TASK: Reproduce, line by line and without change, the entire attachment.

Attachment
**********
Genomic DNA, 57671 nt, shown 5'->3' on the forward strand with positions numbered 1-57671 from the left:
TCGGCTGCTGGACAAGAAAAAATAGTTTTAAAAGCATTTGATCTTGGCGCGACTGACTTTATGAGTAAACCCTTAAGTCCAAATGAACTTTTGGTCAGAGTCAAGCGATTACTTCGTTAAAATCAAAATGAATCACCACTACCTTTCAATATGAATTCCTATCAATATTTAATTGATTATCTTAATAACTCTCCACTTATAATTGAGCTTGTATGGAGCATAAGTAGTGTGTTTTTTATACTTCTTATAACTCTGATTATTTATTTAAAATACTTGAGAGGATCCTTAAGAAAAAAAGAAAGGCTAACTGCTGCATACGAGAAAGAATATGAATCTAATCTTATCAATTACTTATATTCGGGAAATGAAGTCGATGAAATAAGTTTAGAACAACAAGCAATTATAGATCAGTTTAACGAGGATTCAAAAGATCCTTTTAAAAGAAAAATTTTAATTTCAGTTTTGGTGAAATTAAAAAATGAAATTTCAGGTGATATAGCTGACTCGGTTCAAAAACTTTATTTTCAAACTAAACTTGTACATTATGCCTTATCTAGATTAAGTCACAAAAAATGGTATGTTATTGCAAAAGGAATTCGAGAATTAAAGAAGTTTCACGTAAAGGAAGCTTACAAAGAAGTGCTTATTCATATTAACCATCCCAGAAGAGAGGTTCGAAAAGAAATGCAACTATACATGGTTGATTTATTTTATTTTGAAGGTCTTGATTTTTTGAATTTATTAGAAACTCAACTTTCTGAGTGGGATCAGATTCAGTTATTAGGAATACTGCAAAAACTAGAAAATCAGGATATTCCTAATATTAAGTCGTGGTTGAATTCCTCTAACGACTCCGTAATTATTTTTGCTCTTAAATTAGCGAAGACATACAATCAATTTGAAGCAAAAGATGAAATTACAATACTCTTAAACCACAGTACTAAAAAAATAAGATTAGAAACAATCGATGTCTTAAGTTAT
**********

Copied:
Genomic DNA, 57671 nt, shown 5'->3' on the forward strand with positions numbered 1-57671 from the left:
TCGGCTGCTGGACAAGAAAAAATAGTTTTAAAAGCATTTGATCTTGGCGCGACTGACTTTATGAGTAAACCCTTAAGTCCAAATGAACTTTTGGTCAGAGTCAAGCGATTACTTCGTTAAAATCAAAATGAATCACCACTACCTTTCAATATGAATTCCTATCAATATTTAATTGATTATCTTAATAACTCTCCACTTATAATTGAGCTTGTATGGAGCATAAGTAGTGTGTTTTTTATACTTCTTATAACTCTGATTATTTATTTAAAATACTTGAGAGGATCCTTAAGAAAAAAAGAAAGGCTAACTGCTGCATACGAGAAAGAATATGAATCTAATCTTATCAATTACTTATATTCGGGAAATGAAGTCGATGAAATAAGTTTAGAACAACAAGCAATTATAGATCAGTTTAACGAGGATTCAAAAGATCCTTTTAAAAGAAAAATTTTAATTTCAGTTTTGGTGAAATTAAAAAATGAAATTTCAGGTGATATAGCTGACTCGGTTCAAAAACTTTATTTTCAAACTAAACTTGTACATTATGCCTTATCTAGATTAAGTCACAAAAAATGGTATGTTATTGCAAAAGGAATTCGAGAATTAAAGAAGTTTCACGTAAAGGAAGCTTACAAAGAAGTGCTTATTCATATTAACCATCCCAGAAGAGAGGTTCGAAAAGAAATGCAACTATACATGGTTGATTTATTTTATTTTGAAGGTCTTGATTTTTTGAATTTATTAGAAACTCAACTTTCTGAGTGGGATCAGATTCAGTTATTAGGAATACTGCAAAAACTAGAAAATCAGGATATTCCTAATATTAAGTCGTGGTTGAATTCCTCTAACGACTCCGTAATTATTTTTGCTCTTAAATTAGCGAAGACATACAATCAATTTGAAGCAAAAGATGAAATTACAATACTCTTAAACCACAGTACTAAAAAAATAAGATTAGAAACAATCGATGTCTTAAGTTAT